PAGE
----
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      Download the Game Design and Indie Game Marketing Freebook   07/19/17

      GameDev.net and CRC Press have teamed up to bring a free ebook of content curated from top titles published by CRC Press. The freebook, Practices of Game Design & Indie Game Marketing, includes chapters from The Art of Game Design: A Book of Lenses, A Practical Guide to Indie Game Marketing, and An Architectural Approach to Level Design. The GameDev.net FreeBook is relevant to game designers, developers, and those interested in learning more about the challenges in game development. We know game development can be a tough discipline and business, so we picked several chapters from CRC Press titles that we thought would be of interest to you, the GameDev.net audience, in your journey to design, develop, and market your next game. The free ebook is available through CRC Press by clicking here. The Curated Books The Art of Game Design: A Book of Lenses, Second Edition, by Jesse Schell Presents 100+ sets of questions, or different lenses, for viewing a game’s design, encompassing diverse fields such as psychology, architecture, music, film, software engineering, theme park design, mathematics, anthropology, and more. Written by one of the world's top game designers, this book describes the deepest and most fundamental principles of game design, demonstrating how tactics used in board, card, and athletic games also work in video games. It provides practical instruction on creating world-class games that will be played again and again. View it here. A Practical Guide to Indie Game Marketing, by Joel Dreskin Marketing is an essential but too frequently overlooked or minimized component of the release plan for indie games. A Practical Guide to Indie Game Marketing provides you with the tools needed to build visibility and sell your indie games. With special focus on those developers with small budgets and limited staff and resources, this book is packed with tangible recommendations and techniques that you can put to use immediately. As a seasoned professional of the indie game arena, author Joel Dreskin gives you insight into practical, real-world experiences of marketing numerous successful games and also provides stories of the failures. View it here. An Architectural Approach to Level Design This is one of the first books to integrate architectural and spatial design theory with the field of level design. The book presents architectural techniques and theories for level designers to use in their own work. It connects architecture and level design in different ways that address the practical elements of how designers construct space and the experiential elements of how and why humans interact with this space. Throughout the text, readers learn skills for spatial layout, evoking emotion through gamespaces, and creating better levels through architectural theory. View it here. Learn more and download the ebook by clicking here. Did you know? GameDev.net and CRC Press also recently teamed up to bring GDNet+ Members up to a 20% discount on all CRC Press books. Learn more about this and other benefits here.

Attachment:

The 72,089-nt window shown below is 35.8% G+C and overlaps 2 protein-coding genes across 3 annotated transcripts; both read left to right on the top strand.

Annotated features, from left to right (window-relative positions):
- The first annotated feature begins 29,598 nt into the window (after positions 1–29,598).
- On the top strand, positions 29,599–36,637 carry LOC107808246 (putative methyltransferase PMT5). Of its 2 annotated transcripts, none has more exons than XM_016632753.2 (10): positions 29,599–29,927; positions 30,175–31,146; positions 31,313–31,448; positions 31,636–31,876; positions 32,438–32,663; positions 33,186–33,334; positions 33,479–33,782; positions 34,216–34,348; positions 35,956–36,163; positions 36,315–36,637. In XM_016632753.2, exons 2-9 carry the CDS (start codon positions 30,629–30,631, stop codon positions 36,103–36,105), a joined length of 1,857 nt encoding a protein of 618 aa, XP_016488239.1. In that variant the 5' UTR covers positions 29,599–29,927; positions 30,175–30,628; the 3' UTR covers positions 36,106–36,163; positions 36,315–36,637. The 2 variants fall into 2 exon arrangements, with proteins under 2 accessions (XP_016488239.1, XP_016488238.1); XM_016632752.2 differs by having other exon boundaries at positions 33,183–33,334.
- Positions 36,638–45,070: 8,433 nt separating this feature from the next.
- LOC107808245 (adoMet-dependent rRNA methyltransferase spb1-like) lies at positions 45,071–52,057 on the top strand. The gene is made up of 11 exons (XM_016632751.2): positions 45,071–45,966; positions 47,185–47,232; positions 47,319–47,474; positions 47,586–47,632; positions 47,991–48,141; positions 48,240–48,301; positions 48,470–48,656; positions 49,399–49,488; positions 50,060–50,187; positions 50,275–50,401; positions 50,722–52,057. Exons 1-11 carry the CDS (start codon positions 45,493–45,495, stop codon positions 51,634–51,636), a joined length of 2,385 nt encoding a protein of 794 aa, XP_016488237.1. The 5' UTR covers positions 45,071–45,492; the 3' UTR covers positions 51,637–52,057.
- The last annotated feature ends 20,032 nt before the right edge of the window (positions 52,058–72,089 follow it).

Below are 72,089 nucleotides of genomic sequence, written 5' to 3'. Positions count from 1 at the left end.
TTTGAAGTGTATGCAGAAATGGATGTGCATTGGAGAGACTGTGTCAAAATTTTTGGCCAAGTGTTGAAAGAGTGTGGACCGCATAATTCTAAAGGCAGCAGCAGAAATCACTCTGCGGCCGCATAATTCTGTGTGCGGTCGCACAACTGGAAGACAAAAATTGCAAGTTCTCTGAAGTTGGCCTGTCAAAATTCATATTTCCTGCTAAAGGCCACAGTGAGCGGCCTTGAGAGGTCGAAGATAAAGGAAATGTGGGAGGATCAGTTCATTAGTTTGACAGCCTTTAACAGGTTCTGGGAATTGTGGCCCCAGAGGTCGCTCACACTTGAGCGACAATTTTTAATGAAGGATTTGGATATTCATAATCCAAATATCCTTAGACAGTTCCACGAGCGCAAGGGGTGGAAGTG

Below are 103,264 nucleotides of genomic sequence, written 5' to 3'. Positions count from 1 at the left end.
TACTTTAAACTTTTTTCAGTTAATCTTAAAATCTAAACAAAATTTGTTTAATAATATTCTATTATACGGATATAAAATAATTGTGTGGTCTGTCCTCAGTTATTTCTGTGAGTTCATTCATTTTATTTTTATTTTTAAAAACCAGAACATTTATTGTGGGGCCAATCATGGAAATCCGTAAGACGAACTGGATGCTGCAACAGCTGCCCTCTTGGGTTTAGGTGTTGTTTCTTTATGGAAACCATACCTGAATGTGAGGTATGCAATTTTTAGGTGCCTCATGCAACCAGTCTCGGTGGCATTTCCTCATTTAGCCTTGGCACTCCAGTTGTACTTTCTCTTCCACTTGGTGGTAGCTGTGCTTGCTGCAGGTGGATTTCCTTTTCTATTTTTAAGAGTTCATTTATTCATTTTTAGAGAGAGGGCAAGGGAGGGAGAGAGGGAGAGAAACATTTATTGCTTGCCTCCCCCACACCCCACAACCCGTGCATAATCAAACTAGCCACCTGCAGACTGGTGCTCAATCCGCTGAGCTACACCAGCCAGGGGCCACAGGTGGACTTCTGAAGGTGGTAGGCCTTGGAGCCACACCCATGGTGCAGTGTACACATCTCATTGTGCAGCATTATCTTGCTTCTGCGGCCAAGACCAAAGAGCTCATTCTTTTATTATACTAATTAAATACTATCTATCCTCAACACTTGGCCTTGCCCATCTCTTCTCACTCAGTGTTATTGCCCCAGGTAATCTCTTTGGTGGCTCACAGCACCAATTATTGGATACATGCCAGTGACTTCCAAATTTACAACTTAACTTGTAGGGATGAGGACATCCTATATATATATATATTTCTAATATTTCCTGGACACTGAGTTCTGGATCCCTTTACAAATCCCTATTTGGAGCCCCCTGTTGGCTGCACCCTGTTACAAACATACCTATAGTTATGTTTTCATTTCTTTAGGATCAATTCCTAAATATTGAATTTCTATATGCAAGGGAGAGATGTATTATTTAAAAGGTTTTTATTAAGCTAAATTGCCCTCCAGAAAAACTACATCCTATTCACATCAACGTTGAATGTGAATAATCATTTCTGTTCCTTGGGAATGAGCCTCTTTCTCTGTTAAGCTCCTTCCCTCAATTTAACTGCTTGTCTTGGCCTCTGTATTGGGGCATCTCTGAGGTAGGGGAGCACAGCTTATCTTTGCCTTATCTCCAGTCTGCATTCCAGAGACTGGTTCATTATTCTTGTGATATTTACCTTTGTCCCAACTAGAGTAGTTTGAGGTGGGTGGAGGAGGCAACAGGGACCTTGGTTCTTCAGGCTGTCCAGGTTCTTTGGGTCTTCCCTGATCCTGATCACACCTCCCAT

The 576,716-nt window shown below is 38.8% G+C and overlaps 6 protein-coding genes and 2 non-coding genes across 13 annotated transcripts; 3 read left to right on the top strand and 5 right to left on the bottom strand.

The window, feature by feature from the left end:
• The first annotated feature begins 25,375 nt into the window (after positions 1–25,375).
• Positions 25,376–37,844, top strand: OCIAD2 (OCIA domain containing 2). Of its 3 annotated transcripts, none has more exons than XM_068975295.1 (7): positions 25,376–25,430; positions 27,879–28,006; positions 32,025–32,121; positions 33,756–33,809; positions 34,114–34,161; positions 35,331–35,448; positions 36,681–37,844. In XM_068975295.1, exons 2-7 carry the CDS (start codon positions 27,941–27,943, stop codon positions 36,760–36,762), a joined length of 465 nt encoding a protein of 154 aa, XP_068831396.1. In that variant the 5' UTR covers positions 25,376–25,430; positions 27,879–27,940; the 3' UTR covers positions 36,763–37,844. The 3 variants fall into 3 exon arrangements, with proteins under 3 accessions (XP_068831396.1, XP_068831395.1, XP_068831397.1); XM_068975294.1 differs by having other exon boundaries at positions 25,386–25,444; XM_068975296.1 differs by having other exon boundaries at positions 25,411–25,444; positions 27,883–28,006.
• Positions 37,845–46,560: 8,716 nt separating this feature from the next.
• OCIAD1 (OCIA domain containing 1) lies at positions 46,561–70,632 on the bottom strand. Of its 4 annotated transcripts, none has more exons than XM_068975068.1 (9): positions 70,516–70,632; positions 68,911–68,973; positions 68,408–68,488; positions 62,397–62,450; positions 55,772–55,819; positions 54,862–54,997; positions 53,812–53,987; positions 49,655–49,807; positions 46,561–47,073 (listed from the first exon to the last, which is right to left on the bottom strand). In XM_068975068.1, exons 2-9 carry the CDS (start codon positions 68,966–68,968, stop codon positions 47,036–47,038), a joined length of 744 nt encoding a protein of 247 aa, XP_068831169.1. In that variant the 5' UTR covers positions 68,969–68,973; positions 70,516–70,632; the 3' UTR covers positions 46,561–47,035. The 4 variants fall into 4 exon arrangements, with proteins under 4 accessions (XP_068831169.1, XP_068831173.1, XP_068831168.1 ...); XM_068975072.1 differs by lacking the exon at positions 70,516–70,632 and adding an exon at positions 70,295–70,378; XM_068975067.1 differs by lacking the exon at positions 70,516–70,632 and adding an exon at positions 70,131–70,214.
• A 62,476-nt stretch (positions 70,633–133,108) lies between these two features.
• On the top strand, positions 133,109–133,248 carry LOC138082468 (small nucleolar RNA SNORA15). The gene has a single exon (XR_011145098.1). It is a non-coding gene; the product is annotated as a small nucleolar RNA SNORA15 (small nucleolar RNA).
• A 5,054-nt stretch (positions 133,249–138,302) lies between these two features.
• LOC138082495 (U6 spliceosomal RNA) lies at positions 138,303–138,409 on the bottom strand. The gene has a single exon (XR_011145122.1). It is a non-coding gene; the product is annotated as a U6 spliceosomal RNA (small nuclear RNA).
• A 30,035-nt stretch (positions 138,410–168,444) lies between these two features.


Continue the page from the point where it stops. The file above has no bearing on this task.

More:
GKANG

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  1. I've been getting bogged down by being referred to THE BEST GAME LOOPS EVER which are extremely accurate yet way over the top for what I need. Honestly for what I'm doing it just needs to be a super simple, rigid grid-based movement with somewhat smooth motion when moving between tiles (interpolation).   I was just getting the gist of your frames class, so ignore anything I've said about my own game loop since I don't really know much about them and my implementation is broken anyway. How can I set it up so that it uses frames instead of time? I really just want a game tick which is x length of time, so then I can base everything off of the tick. So like, walking one tile could take 4 ticks, running takes 2 ticks, fade to black when transitioning somewhere could take 10 ticks, auto-regen health starts after idling for 5 ticks.. Basically a solid variable which I can use to control how long everything is taking, which works alongside your nice little class. I would cry happy tears.   I really appreciate the help you're offering by the way, it means a lot. I hope I'm being clear with what I want to achieve so you don't end up explaining things that I have 'no interest in'.
  2. Yeah I think I get the concept now, you're really helping me out. I also like and understand your idea of doing it backwards, since you're always going to end exactly at the destination and any leftover decimal value would be lost at the start / during the movement instead of being left at the end right?   I'm not 100% comfortable with handling time yet, and knowing exactly how fast my program is running. I think if I make a clock then do dt = clock.restart() (which also returns the current elapsed time) in my game loop then I'll know how fast my loop runs? Bah.
  3. So if I understand exactly what's going here..     The values aren't identical but is the theory correct? The player moves left 32px to the targetTile, then move back to the original position -4px, then back etc, to give the effect that the whole time the sprite was just moving at a steady -4px rate? Interpolation is where I get lost off but your walkthrough just now may have made it clear what's going on, with the whole wavey pattern thing.
  4. I think I understand all but one part of the function: sprite.y = tileYPosToScreenYPos(tileY); sprite.x = tileXPosToScreenXPos(tileX);What exactly are these functions doing? Also, FRAMES_FOR_SINGLE_TILE_MOTION would be the number of frames for a single animation cycle and STEPPING_FRAME_DISTANCE would be the width of a tile (16px)?